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BBQ Smoking Basics – I’ve Got Wood

Selecting the right wood for smoking is just as important as the choice in seasonings and sauce. Or, as in our previous article, just as important in control how hot your fire is. Your wood choice can make or break the end result.

It is important to remember that smoking is a completely different game than grilling. While grilling is meant to be quick and lock in flavors, the impact of flavor choices is subtle. Smoking meat takes time and patience and because of this subtle changes can become drastic. Due to the hours of cooking involved, things like wood make a huge impact.

In this article we will discuss the most common and safest to use woods. Then we will discuss the unique woods that can be fun to try due to rarity but also because of intensity. Lastly, we will discuss the woods to avoid completely. All woods are not created equal but at the same time, you don’t need to fret over it.

One thing we will not discuss is which woods go for which meats. We will save that for another article. This is your first step in selection though.

Subtle amounts will do

The trick with smoking is to enhance the flavor. These woods are the easiest but any wood choice can go completely wrong if you over do it.

Very much like controlling your heat you want to control how much smoke you create. A common rookie mistake is to stack up the entire smoker with wood, leaving you with pure smoky flavored food. People in the end want meat not smoke.

I try to set my fire up in a way to burn one or two pieces at a time. General rule is half of the cooking time is for smoking. Without further ado, here are your safest woods for smoking.

Standard Woods for Smoking

The woods in this list are comprised of your standard fair. These are woods you are most likely to see in any grill store or hardware store. Or some you can just pickup at your local firewood store.

In this list too are woods that deliver a nice flavor profile that generally will not overpower your meat.

Apple, Cherry, Peach, Alder, and Maple – These encompass your mild and fruit woods. Often known for sweetness above color, these are the lightest in the smoke flavor profile.

If you are a beginner, take your pick from these woods. Any one of them will be a great entry into smoking.

Oak, Hickory, and Pecan – These woods fall in the middle of the smoke spectrum. It is readily available and very popular for one key reason. Oak and hickory are known for leaving the meat with a nice rich color that screams “we been BBQ’ing!” While flavor is not key here, color is making this a good choice for almost any session.

Hickory is probably the number one most used wood. It is perfect with just about everything because of the flavor and color it provides. When food looks good, people get excited to chow down.

Pecan is a more intense version. Creating a more noticeable flavor pecan is a popular choice above oak. While not overpowering, pecan lends itself well to an all around wood for smoking.

Unique Options for Smoking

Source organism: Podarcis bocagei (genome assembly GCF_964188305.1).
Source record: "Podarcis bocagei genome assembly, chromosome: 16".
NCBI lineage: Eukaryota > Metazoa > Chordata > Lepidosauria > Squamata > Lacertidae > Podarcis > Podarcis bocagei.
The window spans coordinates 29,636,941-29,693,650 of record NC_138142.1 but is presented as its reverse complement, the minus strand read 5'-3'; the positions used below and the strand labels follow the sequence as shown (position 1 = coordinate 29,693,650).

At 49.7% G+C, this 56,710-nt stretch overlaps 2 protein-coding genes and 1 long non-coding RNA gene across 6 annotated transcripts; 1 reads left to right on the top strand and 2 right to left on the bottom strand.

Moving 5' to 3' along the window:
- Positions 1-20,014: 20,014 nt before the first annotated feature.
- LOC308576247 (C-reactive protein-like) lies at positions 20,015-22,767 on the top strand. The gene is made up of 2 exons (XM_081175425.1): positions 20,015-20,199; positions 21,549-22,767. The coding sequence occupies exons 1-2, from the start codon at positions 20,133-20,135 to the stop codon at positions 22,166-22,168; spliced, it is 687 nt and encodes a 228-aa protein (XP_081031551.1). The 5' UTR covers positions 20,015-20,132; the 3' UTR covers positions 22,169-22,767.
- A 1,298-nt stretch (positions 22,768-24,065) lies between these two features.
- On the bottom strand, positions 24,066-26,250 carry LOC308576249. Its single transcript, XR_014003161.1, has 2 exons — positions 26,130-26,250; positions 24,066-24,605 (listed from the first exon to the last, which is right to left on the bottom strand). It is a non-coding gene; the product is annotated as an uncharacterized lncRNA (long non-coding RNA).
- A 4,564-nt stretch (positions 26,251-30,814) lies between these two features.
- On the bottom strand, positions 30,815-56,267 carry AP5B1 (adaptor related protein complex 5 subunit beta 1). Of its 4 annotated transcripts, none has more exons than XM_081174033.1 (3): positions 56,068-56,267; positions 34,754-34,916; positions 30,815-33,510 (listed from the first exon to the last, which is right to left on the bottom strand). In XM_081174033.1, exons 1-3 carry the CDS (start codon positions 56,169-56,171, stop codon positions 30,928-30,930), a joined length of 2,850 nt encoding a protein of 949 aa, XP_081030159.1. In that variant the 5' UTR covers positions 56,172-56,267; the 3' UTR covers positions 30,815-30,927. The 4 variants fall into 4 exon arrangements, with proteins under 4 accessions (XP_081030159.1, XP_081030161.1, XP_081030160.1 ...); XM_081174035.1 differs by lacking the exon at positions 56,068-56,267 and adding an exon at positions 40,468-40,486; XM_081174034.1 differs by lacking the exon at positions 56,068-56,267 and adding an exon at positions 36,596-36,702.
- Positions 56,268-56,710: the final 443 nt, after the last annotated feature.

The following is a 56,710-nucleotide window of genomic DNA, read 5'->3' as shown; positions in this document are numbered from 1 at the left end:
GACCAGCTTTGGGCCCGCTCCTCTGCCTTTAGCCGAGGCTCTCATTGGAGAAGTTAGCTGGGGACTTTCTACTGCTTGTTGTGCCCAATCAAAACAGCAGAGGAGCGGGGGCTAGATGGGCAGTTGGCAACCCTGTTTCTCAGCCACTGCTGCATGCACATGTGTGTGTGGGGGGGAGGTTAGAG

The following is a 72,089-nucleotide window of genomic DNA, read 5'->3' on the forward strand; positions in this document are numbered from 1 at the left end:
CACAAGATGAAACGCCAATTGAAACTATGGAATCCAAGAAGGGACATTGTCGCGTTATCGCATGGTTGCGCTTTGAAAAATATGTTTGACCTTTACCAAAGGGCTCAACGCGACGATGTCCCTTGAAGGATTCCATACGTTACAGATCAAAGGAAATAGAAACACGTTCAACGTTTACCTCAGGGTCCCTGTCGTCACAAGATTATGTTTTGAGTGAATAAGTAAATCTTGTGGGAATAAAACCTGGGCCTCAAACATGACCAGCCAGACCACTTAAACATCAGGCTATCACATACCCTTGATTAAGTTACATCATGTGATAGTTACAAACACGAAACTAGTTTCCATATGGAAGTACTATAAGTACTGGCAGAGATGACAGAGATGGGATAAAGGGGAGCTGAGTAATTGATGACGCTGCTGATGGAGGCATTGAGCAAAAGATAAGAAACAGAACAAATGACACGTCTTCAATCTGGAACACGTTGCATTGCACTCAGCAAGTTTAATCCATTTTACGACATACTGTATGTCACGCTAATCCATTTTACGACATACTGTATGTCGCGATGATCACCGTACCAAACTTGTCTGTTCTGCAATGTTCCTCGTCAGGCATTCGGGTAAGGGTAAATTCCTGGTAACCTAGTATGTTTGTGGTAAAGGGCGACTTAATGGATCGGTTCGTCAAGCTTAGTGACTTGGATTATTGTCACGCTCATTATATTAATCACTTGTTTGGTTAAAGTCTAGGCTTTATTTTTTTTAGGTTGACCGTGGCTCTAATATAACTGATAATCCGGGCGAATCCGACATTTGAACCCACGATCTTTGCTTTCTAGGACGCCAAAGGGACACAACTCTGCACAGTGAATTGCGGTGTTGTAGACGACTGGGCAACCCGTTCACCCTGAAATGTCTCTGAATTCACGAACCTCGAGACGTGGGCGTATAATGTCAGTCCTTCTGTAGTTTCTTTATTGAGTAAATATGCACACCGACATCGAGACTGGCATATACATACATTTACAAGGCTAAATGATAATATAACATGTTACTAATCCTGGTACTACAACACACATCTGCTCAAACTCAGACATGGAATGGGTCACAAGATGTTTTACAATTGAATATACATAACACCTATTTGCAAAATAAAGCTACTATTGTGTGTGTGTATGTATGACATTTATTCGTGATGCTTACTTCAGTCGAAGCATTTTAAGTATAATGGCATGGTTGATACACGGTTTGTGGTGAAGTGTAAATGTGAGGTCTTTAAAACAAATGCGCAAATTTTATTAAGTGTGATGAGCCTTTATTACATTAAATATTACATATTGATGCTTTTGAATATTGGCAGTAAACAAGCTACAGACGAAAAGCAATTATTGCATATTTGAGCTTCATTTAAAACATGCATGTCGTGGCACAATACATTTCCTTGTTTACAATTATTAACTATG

In this list there is not necessarily anything wrong or anything bad about these woods. In fact there are many more you could add to this list that make good options. However, most woods for smoking that fall in this group are hard to come by. I have included two that while unique, are still readily available. However, where you may live may change that.

Almond, Fig, Guava – These are great woods. They are subtle but create a unique flavor and color to the meat. The difficulty is finding these. I personally have only found these a few times and they were worth it but came at a higher price as well. If you find these I would recommend trying them out but not rely on them as an everyday choice.

Mesquite, Kiawe – These are too that must come with a caution. Mesquite is very popular and easy to find but I had to include in this section for one key reason. The smoke is intense. I personally don’t like mesquite all that much and use it sparingly. The smoke is on the very heavy side of the spectrum and can quickly be overkill.

Kiawe is similar to mesquite but it comes from Hawaii and is very hard to get outside of Hawaii. Same goes as what was said for mesquite, but kiawe is more subtle in my opinion. The flavor is not so pungent to drastically kill a dish when used in moderation. People often like this too because of the dark rich color it creates.

Woods to Avoid

In the list below you will find woods that you should avoid at all costs. Not only will they impart bad flavor but they can actually be dangerous to your health. As a general rule of thumb when selecting wood for smoking, if you have never used it or never heard of it, do your research before trying.

Woods like pine, cedar, liquid amber, redwood, eucalyptus, and elm to name just a few are all bad choices. Generally any wood that has a sap or resin is not good for smoking.

I think back to when I had to cut a sea grape tree down in my yard, so many people wanted the wood or suggested I used it for smoking. I was unfamiliar with it but did my research and glad I did. Quickly came to find out that the smoke can burn your lungs and is extremely painful. No thank you.

Certain woods are dangerous when inhaled and when the smoke is on the meat can stay dangerous to your body.

The Pool Boy

A lover of all things food and beverage related, Ron Nattress is on the constant hunt to learn and experience all he can. A man of many hats, he takes his passion from grain to glass to readers.

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